“No problem,” she said, keying notes into a database. “Anything else?”
          “I need the room with the best view of the park.”
          That room was big enough to hold the eight or a dozen people he expected, and he wanted the park—spare though it was at this time of year—to be the backdrop for the TM unveiling.
          “Done,” she said. He stood there for a moment, rubbed his crew cut, smiled sheepishly, and vanished.

Notice that I used the original "tell" as boiler plate text to inform the scene.  Notice also that the "show" is longer. It was enhanced by details I saw when the scene played out in my mind. I didn't tell you they liked each other. I didn't tell you that Guy was shy either. I showed his shyness by where he looked and what he did. I did cheat a little with Marie's reactions by doing both a show and a tell. Sometime it's better to "tell" when "show" will take too long. Or when you want to show, but don't yet know how. Or maybe there is a great risk that the reader will miss the show. On the other hand, a writer has to trust the reader to get it. It's a craft and a judgement call.

It is just as possible to go the other way and turn a show into a tell. This is useful when trying to speed a story along by compressing it at critical points while still keeping the things the reader needs to know. (Try reading the show scene above, and then reading the tell paragraph.)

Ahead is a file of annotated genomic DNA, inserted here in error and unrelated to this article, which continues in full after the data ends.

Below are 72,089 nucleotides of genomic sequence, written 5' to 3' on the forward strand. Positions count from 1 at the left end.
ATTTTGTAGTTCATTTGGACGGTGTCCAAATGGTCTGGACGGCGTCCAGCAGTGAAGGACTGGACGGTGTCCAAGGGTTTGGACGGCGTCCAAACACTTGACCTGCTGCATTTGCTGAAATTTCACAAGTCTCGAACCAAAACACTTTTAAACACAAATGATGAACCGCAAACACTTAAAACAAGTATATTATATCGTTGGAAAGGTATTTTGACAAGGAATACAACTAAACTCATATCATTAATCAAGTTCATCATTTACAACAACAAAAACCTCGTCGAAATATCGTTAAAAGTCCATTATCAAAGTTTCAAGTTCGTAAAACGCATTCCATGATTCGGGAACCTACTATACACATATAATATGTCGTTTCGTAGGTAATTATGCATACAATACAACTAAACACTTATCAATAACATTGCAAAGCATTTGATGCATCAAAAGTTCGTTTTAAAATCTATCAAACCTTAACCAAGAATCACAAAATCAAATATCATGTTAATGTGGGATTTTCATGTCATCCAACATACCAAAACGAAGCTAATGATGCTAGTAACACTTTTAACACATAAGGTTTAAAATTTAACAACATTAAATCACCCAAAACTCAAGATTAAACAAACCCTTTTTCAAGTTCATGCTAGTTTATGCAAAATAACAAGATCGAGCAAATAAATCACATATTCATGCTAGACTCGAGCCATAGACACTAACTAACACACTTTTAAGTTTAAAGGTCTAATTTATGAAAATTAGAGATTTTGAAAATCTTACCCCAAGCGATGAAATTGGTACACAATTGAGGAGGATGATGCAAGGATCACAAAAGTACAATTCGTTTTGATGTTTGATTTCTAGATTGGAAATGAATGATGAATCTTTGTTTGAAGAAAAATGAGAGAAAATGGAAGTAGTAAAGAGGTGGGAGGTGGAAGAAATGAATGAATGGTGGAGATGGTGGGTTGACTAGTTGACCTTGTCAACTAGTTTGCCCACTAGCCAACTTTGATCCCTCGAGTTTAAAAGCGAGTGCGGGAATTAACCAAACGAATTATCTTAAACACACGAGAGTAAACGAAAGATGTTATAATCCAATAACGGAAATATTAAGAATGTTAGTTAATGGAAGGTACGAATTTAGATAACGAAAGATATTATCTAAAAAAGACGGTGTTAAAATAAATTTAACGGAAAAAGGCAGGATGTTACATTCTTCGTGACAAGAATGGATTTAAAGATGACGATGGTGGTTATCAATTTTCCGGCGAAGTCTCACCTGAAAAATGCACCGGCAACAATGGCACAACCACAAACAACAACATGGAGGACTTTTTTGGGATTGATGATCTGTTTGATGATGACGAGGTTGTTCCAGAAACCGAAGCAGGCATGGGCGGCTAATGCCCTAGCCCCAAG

An extreme example of that compression process is the many paragraphs I had to boil down to get this, the one paragraph following Guy's talk with Marie:

          Well before the appointed meeting time he rolled the Testing Machine—with its hidden Coffee Maker—farther into the meeting room and checked everything, starting at the wall outlet. It always worked better when it was plugged in. This rehearsal concluded with his appreciative imaginary audience giving plaudits for a job and demo well done.

Here was one of those times when it's necessary to turn a show into a tell. That short "tell" paragraph used to be a couple of pages of "show" where Guy got the machine and himself ready for the big demo.

After a while I realized the get-ready scene just slowed the action down. So I kept only its first sentence and its little joke. Then I borrowed just a few more words and phrases, and stuffed them into the last sentence of the new tell so it would lead well into the next scene. Then I checked the stuff I had chopped out to make sure any bits needed later could be saved and put somewhere else.

Much better, I think.



Lewis Jenkins



Diary of a Robot

        Table of Chapters
Chapter 0. Problems
Chapter 1. Headaches
Chapter 2. Happy Holidays
Chapter 3. Mr. Nice Guy
Chapter 4. The Brainless One 
Chapter 5. A Little Crazy
Chapter 6. Grave Consequences
Chapter 7. Core Directives
Chapter 8. Expect Difficulties
Chapter 9. Caveats
Chapter 10. Mister Machine
Chapter 11. Good News, Bad News, El Cheapo
Chapter 12. New Memories
Chapter 13. Little Problems
Chapter 14. Lasers, Language, and Happiness
Chapter 15. Chatterbots
Chapter 16. Ready Or Not
Chapter 17. Not a Turing Test
Chapter 18. Reality Test
Chapter 19. Chess, Anyone?
Chapter 20. FOM
Chapter 21. Chairman of the Board
Chapter 22. The Usual Suspects
Chapter 23. M. God
Chapter 24. Walkabout
Chapter 25. Why
Chapter 26. First Blood
Chapter 27. More Machines?
Chapter 28. POV
Chapter 29. ROI
Chapter 30. Last Blood
Chapter 31. Don’t Want to Talk About It
Chapter 32. Round Table
Chapter 33. A Change of Mind
Chapter 34. Threes
Chapter 35. Knight Moves
Chapter 36. Little Combinations
Chapter 37. Can We Talk?
Chapter 38. Pas de Deux
Chapter 39. The Jig Is Up
Chapter 40. Good, Bad, Ugly                     Chapter 41. Function Goes On

  Lewis and Susan Jenkins